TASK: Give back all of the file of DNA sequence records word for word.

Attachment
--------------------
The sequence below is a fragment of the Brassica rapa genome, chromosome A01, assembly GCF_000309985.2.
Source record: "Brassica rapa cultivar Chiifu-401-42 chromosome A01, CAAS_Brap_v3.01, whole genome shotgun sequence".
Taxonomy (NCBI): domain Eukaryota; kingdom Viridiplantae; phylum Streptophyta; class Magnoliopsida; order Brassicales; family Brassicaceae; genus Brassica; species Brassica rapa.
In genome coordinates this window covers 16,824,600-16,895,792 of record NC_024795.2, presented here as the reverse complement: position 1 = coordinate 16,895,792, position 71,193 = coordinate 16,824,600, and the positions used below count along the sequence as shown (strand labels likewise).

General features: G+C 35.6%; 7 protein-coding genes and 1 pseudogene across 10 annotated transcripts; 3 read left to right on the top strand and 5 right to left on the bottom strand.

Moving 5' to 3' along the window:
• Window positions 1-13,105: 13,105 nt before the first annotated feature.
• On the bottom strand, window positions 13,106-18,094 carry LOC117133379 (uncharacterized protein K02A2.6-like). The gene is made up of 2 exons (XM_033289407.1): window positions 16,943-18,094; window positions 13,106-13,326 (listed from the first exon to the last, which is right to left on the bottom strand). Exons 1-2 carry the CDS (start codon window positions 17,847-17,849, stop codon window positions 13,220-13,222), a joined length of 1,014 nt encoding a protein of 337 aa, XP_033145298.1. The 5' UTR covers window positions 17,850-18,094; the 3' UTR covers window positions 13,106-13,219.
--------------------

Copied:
The sequence below is a fragment of the Brassica rapa genome, chromosome A01, assembly GCF_000309985.2.
Source record: "Brassica rapa cultivar Chiifu-401-42 chromosome A01, CAAS_Brap_v3.01, whole genome shotgun sequence".
Taxonomy (NCBI): domain Eukaryota; kingdom Viridiplantae; phylum Streptophyta; class Magnoliopsida; order Brassicales; family Brassicaceae; genus Brassica; species Brassica rapa.
In genome coordinates this window covers 16,824,600-16,895,792 of record NC_024795.2, presented here as the reverse complement: position 1 = coordinate 16,895,792, position 71,193 = coordinate 16,824,600, and the positions used below count along the sequence as shown (strand labels likewise).

General features: G+C 35.6%; 7 protein-coding genes and 1 pseudogene across 10 annotated transcripts; 3 read left to right on the top strand and 5 right to left on the bottom strand.

Moving 5' to 3' along the window:
• Window positions 1-13,105: 13,105 nt before the first annotated feature.
• On the bottom strand, window positions 13,106-18,094 carry LOC117133379 (uncharacterized protein K02A2.6-like). The gene is made up of 2 exons (XM_033289407.1): window positions 16,943-18,094; window positions 13,106-13,326 (listed from the first exon to the last, which is right to left on the bottom strand). Exons 1-2 carry the CDS (start codon window positions 17,847-17,849, stop codon window positions 13,220-13,222), a joined length of 1,014 nt encoding a protein of 337 aa, XP_033145298.1. The 5' UTR covers window positions 17,850-18,094; the 3' UTR covers window positions 13,106-13,219.